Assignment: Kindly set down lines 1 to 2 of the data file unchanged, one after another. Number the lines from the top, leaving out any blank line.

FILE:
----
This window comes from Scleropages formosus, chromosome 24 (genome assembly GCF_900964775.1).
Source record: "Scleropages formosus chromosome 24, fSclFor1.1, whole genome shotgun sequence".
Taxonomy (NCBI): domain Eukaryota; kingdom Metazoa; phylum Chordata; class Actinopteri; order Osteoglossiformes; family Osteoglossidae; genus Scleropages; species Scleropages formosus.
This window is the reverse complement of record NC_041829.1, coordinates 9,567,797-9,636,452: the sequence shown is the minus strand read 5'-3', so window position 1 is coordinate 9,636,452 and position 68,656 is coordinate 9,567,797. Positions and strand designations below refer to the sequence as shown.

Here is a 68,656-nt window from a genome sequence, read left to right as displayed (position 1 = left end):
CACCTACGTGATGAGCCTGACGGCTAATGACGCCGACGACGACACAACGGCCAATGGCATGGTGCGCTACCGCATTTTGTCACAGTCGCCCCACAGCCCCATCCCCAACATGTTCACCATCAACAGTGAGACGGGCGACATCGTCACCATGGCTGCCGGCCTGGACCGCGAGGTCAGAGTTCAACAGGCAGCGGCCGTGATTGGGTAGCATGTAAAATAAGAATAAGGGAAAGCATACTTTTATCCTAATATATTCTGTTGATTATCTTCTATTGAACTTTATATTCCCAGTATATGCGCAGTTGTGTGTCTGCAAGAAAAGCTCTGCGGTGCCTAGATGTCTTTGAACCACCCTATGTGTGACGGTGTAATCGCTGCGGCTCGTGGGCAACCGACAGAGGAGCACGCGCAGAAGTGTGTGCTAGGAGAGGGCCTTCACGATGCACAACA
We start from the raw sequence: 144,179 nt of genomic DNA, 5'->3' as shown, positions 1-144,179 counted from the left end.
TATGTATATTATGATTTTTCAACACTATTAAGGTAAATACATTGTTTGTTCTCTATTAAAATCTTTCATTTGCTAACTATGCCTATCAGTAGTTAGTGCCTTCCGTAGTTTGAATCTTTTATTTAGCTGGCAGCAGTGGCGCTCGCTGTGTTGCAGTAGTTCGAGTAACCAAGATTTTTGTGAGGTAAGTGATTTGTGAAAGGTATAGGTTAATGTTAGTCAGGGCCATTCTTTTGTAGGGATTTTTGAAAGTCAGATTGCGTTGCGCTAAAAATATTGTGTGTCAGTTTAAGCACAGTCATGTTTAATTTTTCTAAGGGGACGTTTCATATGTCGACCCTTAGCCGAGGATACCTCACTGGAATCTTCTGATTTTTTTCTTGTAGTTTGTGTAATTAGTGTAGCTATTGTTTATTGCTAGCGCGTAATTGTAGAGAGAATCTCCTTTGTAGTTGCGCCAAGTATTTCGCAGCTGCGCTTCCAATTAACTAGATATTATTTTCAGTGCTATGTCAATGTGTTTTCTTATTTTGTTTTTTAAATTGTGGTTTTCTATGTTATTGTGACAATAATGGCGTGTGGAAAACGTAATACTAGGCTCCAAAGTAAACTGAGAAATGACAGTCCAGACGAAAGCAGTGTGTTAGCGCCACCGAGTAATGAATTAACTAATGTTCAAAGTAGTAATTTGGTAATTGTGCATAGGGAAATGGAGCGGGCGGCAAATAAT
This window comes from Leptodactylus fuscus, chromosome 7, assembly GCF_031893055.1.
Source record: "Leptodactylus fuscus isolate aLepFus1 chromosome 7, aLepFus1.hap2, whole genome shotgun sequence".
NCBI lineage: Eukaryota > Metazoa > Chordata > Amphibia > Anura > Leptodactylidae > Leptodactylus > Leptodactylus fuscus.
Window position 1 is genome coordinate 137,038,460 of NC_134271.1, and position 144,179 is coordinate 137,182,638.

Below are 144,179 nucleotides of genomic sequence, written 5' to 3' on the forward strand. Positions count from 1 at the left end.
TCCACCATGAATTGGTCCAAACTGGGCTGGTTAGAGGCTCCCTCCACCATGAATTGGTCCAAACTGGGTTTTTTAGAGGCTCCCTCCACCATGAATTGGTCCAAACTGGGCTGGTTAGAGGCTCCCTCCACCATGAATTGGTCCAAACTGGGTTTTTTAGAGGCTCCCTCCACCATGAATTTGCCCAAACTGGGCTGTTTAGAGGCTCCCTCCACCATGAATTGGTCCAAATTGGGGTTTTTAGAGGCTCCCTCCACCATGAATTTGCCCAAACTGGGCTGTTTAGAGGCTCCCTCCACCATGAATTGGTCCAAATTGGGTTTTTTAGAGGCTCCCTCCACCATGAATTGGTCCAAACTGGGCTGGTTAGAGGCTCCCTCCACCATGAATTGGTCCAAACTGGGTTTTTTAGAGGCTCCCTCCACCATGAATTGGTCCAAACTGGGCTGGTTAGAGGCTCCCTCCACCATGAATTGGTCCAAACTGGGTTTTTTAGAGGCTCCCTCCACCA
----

This window comes from Scleropages formosus, chromosome 24 (genome assembly GCF_900964775.1).
Source record: "Scleropages formosus chromosome 24, fSclFor1.1, whole genome shotgun sequence".